Which of your own Google integration and other annoyances did we miss?



After investing a fair bit of time in learning my way around the new Google Sites, I took the time to read the Terms of Service – only to discover that by posting anything on a Google Site, you grant Google a perpetual, irrevocable right to use that content anywhere in any context, including with ads.

No thanks!!!


Google is free… so? They’ve put their products out there and they want people to use them. Neither the article or comments are angry or spiteful, it’s all been very positive criticism – these sorts of observations are absolute gold, they’re giving unbiased, user-driven feeback.

When you’re too close to something it gets incredibly difficult to see where the real problems lie. Communication from the users of these services should be seized upon by the Google developers so that they can best direct resources that help them to improve.

Gmail addict

Great post. My biggest peeve is again the contacts issue. I would LOVE (hear me Google) LOVE to sync my Blackberry contact database with my google contacts list. A simple app, ala gcalsync, would be all that is needed and I could then use my google address book as my cloudweb backup to my mobile device and then wirelessly resync my contacts after buying a new device, or if it crashes, or takes a lap around the toilet, you get the idea.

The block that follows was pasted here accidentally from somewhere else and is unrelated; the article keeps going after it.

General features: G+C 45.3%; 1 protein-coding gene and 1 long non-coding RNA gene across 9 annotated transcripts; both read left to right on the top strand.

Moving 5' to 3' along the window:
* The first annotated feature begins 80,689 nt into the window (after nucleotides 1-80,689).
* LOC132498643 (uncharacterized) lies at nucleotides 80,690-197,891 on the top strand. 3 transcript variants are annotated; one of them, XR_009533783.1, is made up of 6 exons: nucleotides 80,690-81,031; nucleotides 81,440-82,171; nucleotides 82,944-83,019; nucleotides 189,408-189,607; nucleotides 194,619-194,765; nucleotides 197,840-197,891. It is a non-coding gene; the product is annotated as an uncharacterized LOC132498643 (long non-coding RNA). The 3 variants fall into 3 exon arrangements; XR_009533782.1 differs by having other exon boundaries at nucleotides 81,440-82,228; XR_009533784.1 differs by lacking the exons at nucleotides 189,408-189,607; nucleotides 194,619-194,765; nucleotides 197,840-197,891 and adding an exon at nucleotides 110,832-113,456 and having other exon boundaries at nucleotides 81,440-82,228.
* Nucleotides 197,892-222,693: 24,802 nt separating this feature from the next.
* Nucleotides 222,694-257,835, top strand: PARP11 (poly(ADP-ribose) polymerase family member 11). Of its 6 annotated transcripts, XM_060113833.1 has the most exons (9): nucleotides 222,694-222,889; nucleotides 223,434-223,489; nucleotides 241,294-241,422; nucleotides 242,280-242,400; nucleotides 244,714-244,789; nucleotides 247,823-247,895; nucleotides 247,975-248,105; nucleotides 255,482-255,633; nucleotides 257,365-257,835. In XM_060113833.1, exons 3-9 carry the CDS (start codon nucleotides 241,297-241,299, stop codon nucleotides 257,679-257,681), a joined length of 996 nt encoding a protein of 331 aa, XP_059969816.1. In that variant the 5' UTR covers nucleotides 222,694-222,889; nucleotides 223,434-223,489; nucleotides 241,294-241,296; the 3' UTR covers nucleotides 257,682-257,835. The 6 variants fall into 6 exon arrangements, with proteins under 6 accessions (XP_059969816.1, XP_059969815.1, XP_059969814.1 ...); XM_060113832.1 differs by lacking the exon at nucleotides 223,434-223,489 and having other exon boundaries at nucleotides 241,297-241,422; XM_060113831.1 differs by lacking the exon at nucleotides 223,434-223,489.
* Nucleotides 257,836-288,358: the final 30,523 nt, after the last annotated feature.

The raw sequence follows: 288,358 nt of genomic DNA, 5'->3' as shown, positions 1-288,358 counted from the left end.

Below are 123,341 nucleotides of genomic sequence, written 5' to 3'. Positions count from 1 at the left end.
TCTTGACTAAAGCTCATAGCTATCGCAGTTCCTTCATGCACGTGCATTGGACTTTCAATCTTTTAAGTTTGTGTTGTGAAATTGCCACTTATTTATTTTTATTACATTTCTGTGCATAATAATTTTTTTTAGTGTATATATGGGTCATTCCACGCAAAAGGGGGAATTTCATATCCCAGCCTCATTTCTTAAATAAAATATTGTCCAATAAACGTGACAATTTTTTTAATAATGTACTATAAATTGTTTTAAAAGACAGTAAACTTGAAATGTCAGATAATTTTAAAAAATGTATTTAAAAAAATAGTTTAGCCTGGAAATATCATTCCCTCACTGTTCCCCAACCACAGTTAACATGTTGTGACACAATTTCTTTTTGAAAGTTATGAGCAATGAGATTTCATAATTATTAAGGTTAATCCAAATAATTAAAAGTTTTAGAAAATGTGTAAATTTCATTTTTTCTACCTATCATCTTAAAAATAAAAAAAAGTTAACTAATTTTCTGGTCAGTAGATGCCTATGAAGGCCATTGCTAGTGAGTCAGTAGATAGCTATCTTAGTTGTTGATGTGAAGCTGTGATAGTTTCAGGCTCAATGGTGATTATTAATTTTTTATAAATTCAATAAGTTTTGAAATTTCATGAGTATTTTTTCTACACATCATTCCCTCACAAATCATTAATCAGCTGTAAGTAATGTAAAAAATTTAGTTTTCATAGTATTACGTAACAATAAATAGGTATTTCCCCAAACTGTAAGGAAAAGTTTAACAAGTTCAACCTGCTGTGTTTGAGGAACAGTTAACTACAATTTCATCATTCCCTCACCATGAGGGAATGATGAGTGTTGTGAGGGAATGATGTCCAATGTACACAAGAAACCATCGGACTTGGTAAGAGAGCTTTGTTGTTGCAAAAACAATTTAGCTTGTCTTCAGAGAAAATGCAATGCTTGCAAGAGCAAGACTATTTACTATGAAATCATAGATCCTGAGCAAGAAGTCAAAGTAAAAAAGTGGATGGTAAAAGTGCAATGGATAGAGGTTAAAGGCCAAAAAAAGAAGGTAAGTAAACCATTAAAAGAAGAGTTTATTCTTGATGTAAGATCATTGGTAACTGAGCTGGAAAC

Rhea - Google Fan

Great post. It’s nice to know what other users think. I usually don’t have much to say against Google as of this time, since I just started using most of its product last year. Really great. Thanks.


Yes, what is happening what GrandCentral? It is in limbo. Can’t export or import addresses. Just see a message that they are busy working. This has been the case for at least a month. If they could sync the Gmail contacts with grandcentral, etc.

Judi Sohn

True, most of Google’s service are free. But there are folks who are paying for the Premium version of Google Apps and they’re not avoiding a single problem the rest of us are facing.


Couple of points here:

The big picture is that Google is free.

AdWords does offer time of visit and referral sites data. IP address is not shared because of user privacy.

Integrating all their services is a work-in-progress and not an easy task as writing a comment here about them.


i agree – google started with a bang but it’s turning into a hotchpotch of services that start out well and then just whimper on. With the amazing resources they must have, it’s a snails pace of improvement both in terms of integration and features. Many of the leaps they have made over the last year or two are via companies they have purchased rather than in house developments.